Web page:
My Grandma Hattie was an educated woman. She had graduated from high school and taught Sunday school at her church in Indiana.
When my father was very young, my grandparents moved first to Iowa and then to Illinois. They finally ended up in Foosland – yes that is the name of a town – which had about 50 or so people in it as I remember. I’ll bet it’s full of McMansions now. Gone to ruin probably since the economy in downstate Illinois has never been awesome.
My grandpa was the – uh – don’t know how to put this – effervescent member of the family. He swore like a sailor, was very tall and always entertaining. Later in his life, after carpentry had relaxed its spell on him, he worked at the junk yard. I owe my inability to pass up a yard sale to him, I think. I wish I’d been old enough to go through his garage before my father and his brothers sold the place off.
Back to Grandma. When my grandfather died in 1960, she pretty much lost her will to live. She was not a happy person. Whereas my other grandmother picked up and moved across country, Grandma Hattie lived with us and then her sister off and on (when Mom and her couldn’t get along) and she always said “I don’t know why a body has to live when a body has nothing to live for.” Oh, I might have come by depression pretty honestly, now that I think about it.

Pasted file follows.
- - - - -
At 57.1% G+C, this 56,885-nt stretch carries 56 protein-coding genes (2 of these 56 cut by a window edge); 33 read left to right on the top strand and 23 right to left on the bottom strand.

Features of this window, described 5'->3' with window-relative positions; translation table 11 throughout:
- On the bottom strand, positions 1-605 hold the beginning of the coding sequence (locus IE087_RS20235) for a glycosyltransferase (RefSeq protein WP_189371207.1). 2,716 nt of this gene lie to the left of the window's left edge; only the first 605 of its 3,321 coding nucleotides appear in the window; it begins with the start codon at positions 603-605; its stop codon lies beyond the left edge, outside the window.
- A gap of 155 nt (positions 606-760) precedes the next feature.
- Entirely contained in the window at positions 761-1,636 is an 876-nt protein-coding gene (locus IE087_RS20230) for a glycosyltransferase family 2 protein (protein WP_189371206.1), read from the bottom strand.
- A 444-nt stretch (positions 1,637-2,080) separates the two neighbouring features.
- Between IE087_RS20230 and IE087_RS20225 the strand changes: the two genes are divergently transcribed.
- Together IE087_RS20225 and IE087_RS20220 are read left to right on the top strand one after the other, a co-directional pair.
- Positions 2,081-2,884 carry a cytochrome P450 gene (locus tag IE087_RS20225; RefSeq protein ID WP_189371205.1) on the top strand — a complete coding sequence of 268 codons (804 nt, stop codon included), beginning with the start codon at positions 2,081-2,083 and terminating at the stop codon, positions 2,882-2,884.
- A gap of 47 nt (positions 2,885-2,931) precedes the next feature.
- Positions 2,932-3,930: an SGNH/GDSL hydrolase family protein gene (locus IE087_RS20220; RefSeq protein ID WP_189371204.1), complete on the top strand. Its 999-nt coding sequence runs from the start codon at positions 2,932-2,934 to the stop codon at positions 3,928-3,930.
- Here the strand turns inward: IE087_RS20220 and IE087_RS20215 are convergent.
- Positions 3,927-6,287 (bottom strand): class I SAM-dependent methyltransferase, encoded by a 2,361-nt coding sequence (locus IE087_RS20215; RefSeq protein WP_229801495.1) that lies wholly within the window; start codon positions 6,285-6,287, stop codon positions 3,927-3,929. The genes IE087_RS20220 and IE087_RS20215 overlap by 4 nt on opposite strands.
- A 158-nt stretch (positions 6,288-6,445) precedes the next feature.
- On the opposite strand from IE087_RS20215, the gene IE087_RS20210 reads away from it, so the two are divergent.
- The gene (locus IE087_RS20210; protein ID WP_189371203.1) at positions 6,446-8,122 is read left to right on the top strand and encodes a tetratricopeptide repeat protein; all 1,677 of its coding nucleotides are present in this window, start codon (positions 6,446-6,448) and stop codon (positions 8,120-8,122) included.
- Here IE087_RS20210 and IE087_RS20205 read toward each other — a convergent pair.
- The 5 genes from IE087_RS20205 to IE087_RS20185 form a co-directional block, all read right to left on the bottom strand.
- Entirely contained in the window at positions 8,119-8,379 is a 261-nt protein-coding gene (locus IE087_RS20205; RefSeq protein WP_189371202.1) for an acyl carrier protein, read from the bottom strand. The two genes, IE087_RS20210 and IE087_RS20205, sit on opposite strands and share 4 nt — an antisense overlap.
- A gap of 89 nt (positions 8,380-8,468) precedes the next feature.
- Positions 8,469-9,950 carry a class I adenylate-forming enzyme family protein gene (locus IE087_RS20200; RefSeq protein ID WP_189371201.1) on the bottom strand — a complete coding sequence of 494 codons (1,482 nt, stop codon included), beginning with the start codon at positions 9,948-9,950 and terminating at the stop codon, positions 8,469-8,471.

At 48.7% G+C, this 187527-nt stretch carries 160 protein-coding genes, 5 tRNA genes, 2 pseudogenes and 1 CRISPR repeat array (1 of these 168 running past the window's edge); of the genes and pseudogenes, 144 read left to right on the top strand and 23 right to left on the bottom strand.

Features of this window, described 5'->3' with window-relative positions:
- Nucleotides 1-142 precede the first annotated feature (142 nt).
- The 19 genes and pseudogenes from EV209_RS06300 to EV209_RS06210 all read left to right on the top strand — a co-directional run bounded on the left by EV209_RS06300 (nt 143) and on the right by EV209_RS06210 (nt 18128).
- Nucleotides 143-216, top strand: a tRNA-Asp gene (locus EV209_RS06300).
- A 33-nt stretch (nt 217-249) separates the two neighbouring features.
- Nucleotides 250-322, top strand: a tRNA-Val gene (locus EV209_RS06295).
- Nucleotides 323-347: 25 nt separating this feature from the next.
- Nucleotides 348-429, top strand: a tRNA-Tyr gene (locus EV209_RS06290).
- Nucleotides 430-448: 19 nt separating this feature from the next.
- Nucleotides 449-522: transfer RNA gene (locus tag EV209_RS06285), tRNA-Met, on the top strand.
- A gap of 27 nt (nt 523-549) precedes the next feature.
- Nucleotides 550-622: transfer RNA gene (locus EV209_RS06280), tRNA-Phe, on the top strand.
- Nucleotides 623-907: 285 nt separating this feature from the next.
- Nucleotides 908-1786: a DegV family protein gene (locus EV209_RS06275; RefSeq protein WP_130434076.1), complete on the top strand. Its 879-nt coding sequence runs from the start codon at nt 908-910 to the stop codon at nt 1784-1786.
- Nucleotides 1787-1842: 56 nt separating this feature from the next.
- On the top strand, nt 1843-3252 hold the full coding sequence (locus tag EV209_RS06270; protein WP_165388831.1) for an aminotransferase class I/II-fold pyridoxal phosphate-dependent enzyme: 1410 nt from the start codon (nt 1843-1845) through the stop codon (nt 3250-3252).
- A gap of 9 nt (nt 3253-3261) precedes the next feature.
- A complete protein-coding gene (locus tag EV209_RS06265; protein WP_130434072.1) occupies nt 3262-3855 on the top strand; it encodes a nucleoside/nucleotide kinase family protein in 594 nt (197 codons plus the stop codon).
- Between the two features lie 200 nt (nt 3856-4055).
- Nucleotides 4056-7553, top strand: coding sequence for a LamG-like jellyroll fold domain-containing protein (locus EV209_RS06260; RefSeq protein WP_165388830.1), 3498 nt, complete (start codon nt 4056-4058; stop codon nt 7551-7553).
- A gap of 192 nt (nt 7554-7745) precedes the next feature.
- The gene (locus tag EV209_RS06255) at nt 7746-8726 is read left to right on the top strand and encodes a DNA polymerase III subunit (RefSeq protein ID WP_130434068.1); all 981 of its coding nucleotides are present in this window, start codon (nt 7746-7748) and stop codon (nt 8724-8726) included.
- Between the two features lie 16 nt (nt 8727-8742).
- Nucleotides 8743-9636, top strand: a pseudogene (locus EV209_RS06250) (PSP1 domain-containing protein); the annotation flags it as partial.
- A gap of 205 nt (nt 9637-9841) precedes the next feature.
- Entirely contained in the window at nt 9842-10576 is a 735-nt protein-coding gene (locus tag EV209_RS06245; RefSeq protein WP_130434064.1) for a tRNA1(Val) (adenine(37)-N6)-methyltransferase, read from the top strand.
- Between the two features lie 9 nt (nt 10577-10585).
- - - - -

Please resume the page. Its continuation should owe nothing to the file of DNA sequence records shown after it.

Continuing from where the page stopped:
She did lovely things when they both lived at their home. She had a marvelous garden with a sour cherry tree, grape vines, every kind of vegetable imaginable (the corn was by the outhouse) and flowers everywhere. I got my love of gardens from her too.
When the cherries were ready to pick we’d pile into the car and go help. A ladder would come out and my dad would start the picking. I picked what I could low to the ground, being clumsy. Grandma would make the most outrageous cherry pie – I’ve never tasted a better one. And my dad and grandpa would take off the top crust and dump the sugar bowl on it. Really.
After cataract surgery Grandma was allowed to live on her own in a tiny little house. One day she had a heart attack and the doctor said she couldn’t live alone any longer. She, of course, wanted Mom to take care of her, but thank God Mom was smarter than that. Grandma had to go to a nursing home and didn’t live a whole lot longer. She was 86 and I think she did well since she was ready to die some 20 years earlier.
She raised 5 sons during the Depression. She managed to feed and clothe them and when she couldn’t, she sent one, my dad, to live with his grandmother in Indiana. She was a lovely lady who loved to watch things grow. I miss her too.